All that really leaves is his daughter’s tragic illness, which has nothing (or very little, in this case) to do with basketball. Should we cheer for a now-opposing player because he struggles with difficult family challenges? I have no problem maintaining a soft spot in my heart for Fisher because of his decency and family values, but what does that have to do with the playoffs? There is more than one player in the NBA who faces similar challenges with his family – Carlos Boozer, for example. Should Cleveland fans cheer for Boozer when he plays against his former team? Because he left under very similar circumstances, with his minutes about to be cut and the coach letting him know that he was going to be a third-tier role player. Yes, there was a lot of sneakiness and underhandedness to that whole transaction (some of it on Cleveland’s part), but hey, he has a sick kid! Cheer for him!

No self-respecting Cavaliers fan (or Lakers fan, or Rockets fan, or any non-Utah fan) would be cheering for Boozer, no matter what his family problems may be. Nor would I expect them to. A one-time favorite player is now in enemy colors and fighting his hardest to keep my team from winning. For that, I say boo.

This final section is “The Lumbering Bear Awards – Utah Jazz Playoff Edition,” which I chose to do because it sounded like fun to write and I had a few ideas for it. If you are still reading (unlikely), I would love to hear your ideas.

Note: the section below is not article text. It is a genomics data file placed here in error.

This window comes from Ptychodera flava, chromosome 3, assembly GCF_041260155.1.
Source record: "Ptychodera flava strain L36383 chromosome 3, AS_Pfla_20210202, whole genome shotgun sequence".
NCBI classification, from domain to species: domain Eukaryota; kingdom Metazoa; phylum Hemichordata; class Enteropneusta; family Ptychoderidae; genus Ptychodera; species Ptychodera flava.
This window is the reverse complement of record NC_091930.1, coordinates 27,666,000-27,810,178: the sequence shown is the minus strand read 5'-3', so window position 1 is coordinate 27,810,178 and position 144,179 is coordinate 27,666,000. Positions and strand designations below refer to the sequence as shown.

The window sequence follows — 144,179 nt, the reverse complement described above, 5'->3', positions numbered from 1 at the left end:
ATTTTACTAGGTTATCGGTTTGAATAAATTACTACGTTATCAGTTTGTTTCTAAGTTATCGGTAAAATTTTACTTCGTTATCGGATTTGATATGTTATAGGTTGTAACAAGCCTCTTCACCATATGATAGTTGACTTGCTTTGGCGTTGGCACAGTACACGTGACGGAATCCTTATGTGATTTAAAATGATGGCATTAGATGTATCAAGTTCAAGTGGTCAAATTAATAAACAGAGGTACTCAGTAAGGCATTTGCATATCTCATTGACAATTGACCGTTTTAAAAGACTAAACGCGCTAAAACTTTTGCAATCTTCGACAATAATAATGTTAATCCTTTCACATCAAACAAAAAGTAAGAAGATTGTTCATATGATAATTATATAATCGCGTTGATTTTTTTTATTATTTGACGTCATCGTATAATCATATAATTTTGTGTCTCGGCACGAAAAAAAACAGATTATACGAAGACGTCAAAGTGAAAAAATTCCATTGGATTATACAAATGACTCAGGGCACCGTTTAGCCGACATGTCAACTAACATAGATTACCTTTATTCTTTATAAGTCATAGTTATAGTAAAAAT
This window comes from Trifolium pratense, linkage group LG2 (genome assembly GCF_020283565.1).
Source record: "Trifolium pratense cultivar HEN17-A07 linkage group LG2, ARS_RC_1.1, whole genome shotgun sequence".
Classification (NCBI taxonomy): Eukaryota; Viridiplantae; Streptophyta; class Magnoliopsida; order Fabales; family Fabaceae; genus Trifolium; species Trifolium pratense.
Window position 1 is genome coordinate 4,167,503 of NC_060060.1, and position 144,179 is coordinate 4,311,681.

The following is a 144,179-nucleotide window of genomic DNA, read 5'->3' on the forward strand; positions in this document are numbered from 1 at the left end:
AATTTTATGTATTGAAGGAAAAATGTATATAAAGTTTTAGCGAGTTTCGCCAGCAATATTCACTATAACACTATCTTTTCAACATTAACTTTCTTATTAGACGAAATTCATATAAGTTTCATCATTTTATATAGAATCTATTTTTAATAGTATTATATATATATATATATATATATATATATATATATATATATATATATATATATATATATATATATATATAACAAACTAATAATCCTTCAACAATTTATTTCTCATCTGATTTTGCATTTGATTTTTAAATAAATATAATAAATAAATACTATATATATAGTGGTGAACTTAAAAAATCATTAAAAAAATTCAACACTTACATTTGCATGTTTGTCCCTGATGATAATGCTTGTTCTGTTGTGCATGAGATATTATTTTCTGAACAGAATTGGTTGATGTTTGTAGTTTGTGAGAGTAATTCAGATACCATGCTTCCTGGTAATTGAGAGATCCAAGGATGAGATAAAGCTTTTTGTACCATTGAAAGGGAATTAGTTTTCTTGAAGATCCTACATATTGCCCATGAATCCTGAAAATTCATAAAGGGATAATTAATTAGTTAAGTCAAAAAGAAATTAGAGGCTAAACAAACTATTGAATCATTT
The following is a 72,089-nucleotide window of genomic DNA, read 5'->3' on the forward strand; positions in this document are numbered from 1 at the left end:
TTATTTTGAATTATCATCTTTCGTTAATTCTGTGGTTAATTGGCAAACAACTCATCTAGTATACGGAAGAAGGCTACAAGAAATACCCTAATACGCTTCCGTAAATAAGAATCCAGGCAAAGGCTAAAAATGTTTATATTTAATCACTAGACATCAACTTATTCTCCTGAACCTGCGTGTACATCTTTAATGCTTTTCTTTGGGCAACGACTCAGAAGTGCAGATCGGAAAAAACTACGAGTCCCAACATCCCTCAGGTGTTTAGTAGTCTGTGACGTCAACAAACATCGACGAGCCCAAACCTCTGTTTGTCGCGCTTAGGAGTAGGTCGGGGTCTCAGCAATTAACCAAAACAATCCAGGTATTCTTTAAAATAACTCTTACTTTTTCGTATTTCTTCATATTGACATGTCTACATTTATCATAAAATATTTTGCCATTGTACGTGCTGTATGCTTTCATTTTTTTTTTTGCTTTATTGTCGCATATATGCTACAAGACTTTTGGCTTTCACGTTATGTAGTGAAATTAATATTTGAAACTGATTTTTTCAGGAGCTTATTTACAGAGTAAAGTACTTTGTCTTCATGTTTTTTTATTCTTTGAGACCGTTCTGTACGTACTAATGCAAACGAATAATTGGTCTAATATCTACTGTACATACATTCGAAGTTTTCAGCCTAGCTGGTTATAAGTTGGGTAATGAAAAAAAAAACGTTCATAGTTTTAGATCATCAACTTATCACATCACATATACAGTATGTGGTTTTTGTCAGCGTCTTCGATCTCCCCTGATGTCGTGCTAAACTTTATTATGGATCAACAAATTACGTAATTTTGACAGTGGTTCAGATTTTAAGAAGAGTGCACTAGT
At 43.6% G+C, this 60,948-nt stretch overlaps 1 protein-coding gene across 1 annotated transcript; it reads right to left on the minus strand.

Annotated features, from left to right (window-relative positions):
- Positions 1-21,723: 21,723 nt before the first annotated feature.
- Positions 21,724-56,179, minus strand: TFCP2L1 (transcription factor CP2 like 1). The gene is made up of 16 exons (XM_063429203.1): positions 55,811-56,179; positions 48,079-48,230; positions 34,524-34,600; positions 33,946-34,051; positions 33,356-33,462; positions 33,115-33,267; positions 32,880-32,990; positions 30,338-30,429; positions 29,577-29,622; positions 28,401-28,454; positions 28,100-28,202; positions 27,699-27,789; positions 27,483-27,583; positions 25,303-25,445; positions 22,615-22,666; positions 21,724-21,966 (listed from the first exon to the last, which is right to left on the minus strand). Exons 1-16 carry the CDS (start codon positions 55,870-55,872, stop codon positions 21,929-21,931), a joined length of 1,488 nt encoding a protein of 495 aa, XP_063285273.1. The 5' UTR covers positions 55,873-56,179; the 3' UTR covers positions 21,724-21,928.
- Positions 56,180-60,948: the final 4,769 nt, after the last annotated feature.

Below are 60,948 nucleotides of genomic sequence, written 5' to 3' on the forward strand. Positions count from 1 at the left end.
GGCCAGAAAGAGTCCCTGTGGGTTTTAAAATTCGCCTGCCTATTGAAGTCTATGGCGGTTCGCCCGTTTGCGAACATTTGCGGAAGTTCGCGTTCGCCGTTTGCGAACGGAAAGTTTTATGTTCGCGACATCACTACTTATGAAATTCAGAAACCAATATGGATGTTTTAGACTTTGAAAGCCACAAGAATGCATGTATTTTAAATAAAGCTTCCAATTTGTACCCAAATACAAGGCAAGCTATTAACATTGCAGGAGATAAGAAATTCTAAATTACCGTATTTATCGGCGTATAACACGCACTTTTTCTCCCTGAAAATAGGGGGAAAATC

First Round – Utah Jazz vs. Houston Rockets

Player from the Opposing Team I Would Most Like to See Play for The Utah Jazz: He was not very popular around my house a few weeks ago, but I have to go with Shane Battier. He’s a cerebral, hard-working swingman who doesn’t need to score in order to stay in the game. He plays tough defense on the other team’s best perimeter player, and when the Rockets needed a three-pointer, he always seemed to make it. I don’t like the fact that he is a Level 74 Flop Master, but everyone flops these days, so I would overlook it.

Player from the Opposing I Team Would Least Like to See Play for The Utah Jazz: Bobby Jackson. He used to run circles around John Stockton back when The Master was at his creakiest. He would probably be a valuable bench player in the vein of Derek Fisher, but I would have a hard time forgiving and forgetting.

Player I Suspect Irritates His Teammates by Trying to Show off His Basketball Knowledge and Always Telling Them What to Do: There may be more candidates for this than I realize, but I have to give it to Rafer Alston. He spent the entire first two games injured and pouring out basketball knowledge to Yao Ming, who was beside him on the bench (Yao’s response to everything: “Huh?”) He seems to really enjoy being the player who gets interviewed between quarters, so he can lay down some high-level jargon.